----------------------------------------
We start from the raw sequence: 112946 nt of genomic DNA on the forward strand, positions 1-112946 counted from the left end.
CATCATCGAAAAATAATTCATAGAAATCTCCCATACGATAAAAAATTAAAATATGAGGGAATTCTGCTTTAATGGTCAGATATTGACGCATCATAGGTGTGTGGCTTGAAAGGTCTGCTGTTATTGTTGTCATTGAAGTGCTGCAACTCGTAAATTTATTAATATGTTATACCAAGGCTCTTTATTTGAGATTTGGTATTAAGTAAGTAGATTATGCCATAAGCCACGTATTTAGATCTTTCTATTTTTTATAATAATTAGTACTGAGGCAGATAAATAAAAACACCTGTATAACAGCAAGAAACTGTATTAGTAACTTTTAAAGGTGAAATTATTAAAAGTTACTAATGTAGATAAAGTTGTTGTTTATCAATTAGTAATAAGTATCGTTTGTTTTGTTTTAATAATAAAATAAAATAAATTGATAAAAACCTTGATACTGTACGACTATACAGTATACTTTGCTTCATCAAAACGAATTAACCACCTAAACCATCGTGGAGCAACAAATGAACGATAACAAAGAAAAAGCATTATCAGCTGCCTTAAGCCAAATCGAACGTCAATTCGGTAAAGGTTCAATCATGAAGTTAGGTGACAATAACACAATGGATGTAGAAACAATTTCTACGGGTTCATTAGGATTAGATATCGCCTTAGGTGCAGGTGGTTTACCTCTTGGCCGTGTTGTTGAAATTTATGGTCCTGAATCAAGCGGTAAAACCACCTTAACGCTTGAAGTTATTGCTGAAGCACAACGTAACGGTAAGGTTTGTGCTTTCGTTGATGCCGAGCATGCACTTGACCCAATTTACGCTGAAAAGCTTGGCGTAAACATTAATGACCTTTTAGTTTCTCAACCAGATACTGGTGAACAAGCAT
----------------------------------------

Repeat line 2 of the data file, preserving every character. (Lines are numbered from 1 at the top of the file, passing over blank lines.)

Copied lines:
CATCATCGAAAAATAATTCATAGAAATCTCCCATACGATAAAAAATTAAAATATGAGGGAATTCTGCTTTAATGGTCAGATATTGACGCATCATAGGTGTGTGGCTTGAAAGGTCTGCTGTTATTGTTGTCATTGAAGTGCTGCAACTCGTAAATTTATTAATATGTTATACCAAGGCTCTTTATTTGAGATTTGGTATTAAGTAAGTAGATTATGCCATAAGCCACGTATTTAGATCTTTCTATTTTTTATAATAATTAGTACTGAGGCAGATAAATAAAAACACCTGTATAACAGCAAGAAACTGTATTAGTAACTTTTAAAGGTGAAATTATTAAAAGTTACTAATGTAGATAAAGTTGTTGTTTATCAATTAGTAATAAGTATCGTTTGTTTTGTTTTAATAATAAAATAAAATAAATTGATAAAAACCTTGATACTGTACGACTATACAGTATACTTTGCTTCATCAAAACGAATTAACCACCTAAACCATCGTGGAGCAACAAATGAACGATAACAAAGAAAAAGCATTATCAGCTGCCTTAAGCCAAATCGAACGTCAATTCGGTAAAGGTTCAATCATGAAGTTAGGTGACAATAACACAATGGATGTAGAAACAATTTCTACGGGTTCATTAGGATTAGATATCGCCTTAGGTGCAGGTGGTTTACCTCTTGGCCGTGTTGTTGAAATTTATGGTCCTGAATCAAGCGGTAAAACCACCTTAACGCTTGAAGTTATTGCTGAAGCACAACGTAACGGTAAGGTTTGTGCTTTCGTTGATGCCGAGCATGCACTTGACCCAATTTACGCTGAAAAGCTTGGCGTAAACATTAATGACCTTTTAGTTTCTCAACCAGATACTGGTGAACAAGCAT